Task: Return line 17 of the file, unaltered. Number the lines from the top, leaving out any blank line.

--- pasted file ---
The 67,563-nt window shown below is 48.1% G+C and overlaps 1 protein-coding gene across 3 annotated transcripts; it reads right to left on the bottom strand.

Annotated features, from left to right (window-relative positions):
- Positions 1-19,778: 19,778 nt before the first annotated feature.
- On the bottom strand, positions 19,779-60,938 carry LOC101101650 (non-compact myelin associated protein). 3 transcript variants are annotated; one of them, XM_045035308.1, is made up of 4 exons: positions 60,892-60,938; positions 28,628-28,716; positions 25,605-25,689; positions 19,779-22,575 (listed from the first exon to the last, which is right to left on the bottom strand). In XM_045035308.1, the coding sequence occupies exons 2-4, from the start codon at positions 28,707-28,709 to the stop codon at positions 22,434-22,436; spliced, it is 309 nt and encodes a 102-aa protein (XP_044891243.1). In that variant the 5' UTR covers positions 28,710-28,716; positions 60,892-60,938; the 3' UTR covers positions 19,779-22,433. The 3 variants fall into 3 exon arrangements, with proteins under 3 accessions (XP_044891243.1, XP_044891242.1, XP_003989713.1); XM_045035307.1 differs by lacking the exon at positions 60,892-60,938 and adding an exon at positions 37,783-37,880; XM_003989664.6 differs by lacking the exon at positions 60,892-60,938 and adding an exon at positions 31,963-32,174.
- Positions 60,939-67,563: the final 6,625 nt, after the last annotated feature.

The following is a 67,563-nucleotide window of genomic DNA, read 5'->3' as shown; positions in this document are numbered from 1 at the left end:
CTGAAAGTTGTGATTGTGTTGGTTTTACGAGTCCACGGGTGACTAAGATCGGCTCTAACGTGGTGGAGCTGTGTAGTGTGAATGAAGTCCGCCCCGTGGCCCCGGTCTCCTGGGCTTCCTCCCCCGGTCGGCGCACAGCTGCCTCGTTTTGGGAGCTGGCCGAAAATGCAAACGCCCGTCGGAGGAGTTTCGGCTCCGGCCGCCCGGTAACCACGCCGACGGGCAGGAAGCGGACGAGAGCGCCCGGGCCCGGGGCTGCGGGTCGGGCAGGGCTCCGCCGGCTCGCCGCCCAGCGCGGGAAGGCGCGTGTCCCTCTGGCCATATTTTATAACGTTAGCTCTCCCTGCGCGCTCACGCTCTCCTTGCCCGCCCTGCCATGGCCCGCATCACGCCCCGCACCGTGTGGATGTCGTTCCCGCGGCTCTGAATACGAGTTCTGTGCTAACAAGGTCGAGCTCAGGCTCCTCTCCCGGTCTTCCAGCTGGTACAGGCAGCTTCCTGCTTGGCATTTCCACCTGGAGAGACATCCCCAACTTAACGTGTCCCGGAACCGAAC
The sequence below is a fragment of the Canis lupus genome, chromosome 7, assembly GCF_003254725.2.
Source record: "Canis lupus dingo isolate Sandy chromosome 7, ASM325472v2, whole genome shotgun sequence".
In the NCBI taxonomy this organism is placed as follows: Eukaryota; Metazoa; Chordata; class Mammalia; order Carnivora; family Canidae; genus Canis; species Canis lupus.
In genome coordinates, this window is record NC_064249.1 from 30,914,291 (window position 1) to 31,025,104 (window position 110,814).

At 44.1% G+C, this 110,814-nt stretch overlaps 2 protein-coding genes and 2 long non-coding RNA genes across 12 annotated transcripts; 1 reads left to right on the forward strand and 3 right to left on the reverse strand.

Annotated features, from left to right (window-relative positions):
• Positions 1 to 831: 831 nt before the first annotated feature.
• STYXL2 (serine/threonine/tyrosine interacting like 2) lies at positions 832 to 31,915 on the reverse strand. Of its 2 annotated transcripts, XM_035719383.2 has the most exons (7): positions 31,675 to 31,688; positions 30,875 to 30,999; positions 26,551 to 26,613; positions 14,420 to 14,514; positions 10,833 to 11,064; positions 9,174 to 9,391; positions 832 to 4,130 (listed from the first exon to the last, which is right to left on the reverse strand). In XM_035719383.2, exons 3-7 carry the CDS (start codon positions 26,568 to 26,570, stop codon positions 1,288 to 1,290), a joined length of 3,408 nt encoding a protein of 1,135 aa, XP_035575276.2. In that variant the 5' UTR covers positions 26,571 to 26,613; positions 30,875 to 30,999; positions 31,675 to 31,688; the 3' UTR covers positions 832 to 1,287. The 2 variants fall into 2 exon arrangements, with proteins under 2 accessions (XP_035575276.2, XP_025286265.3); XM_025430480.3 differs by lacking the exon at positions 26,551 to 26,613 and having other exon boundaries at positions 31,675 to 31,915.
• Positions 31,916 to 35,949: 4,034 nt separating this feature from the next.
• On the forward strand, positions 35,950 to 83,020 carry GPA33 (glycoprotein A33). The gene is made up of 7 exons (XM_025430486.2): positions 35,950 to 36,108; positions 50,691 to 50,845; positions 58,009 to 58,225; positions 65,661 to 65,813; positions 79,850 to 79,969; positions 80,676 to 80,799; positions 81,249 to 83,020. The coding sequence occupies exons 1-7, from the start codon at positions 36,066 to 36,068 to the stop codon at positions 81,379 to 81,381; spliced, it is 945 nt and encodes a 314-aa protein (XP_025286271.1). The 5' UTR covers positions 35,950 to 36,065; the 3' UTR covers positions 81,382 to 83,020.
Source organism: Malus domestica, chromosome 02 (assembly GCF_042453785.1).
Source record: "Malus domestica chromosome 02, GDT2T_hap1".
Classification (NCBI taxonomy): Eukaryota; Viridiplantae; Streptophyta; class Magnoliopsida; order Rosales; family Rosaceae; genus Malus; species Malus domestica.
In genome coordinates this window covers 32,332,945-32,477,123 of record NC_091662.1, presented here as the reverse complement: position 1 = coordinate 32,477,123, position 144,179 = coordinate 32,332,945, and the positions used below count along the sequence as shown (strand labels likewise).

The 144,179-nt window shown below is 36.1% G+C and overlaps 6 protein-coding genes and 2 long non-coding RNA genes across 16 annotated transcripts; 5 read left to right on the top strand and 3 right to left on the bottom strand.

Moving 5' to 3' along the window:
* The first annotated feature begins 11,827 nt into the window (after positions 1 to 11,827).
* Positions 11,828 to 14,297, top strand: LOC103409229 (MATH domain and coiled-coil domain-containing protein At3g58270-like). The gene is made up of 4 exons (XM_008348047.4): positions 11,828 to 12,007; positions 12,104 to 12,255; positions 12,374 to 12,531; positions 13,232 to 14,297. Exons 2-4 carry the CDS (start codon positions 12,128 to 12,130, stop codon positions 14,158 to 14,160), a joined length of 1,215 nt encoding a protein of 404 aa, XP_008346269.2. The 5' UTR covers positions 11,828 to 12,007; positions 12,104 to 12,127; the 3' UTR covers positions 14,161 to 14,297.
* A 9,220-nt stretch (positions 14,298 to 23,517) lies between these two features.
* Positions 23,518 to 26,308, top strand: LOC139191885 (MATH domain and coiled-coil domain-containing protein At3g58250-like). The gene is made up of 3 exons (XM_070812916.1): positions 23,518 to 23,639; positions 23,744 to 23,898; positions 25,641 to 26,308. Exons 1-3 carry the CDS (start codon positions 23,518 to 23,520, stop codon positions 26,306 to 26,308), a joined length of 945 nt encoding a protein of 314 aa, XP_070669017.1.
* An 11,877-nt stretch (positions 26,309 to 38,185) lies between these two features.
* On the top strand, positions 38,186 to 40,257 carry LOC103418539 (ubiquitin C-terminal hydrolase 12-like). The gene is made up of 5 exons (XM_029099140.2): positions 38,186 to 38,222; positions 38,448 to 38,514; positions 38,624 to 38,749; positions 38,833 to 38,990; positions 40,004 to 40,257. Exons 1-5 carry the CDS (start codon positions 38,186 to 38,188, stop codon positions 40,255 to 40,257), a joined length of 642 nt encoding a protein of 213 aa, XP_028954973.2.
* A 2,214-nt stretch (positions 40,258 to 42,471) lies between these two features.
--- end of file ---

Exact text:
• On the forward strand, positions 35,950 to 83,020 carry GPA33 (glycoprotein A33). The gene is made up of 7 exons (XM_025430486.2): positions 35,950 to 36,108; positions 50,691 to 50,845; positions 58,009 to 58,225; positions 65,661 to 65,813; positions 79,850 to 79,969; positions 80,676 to 80,799; positions 81,249 to 83,020. The coding sequence occupies exons 1-7, from the start codon at positions 36,066 to 36,068 to the stop codon at positions 81,379 to 81,381; spliced, it is 945 nt and encodes a 314-aa protein (XP_025286271.1). The 5' UTR covers positions 35,950 to 36,065; the 3' UTR covers positions 81,382 to 83,020.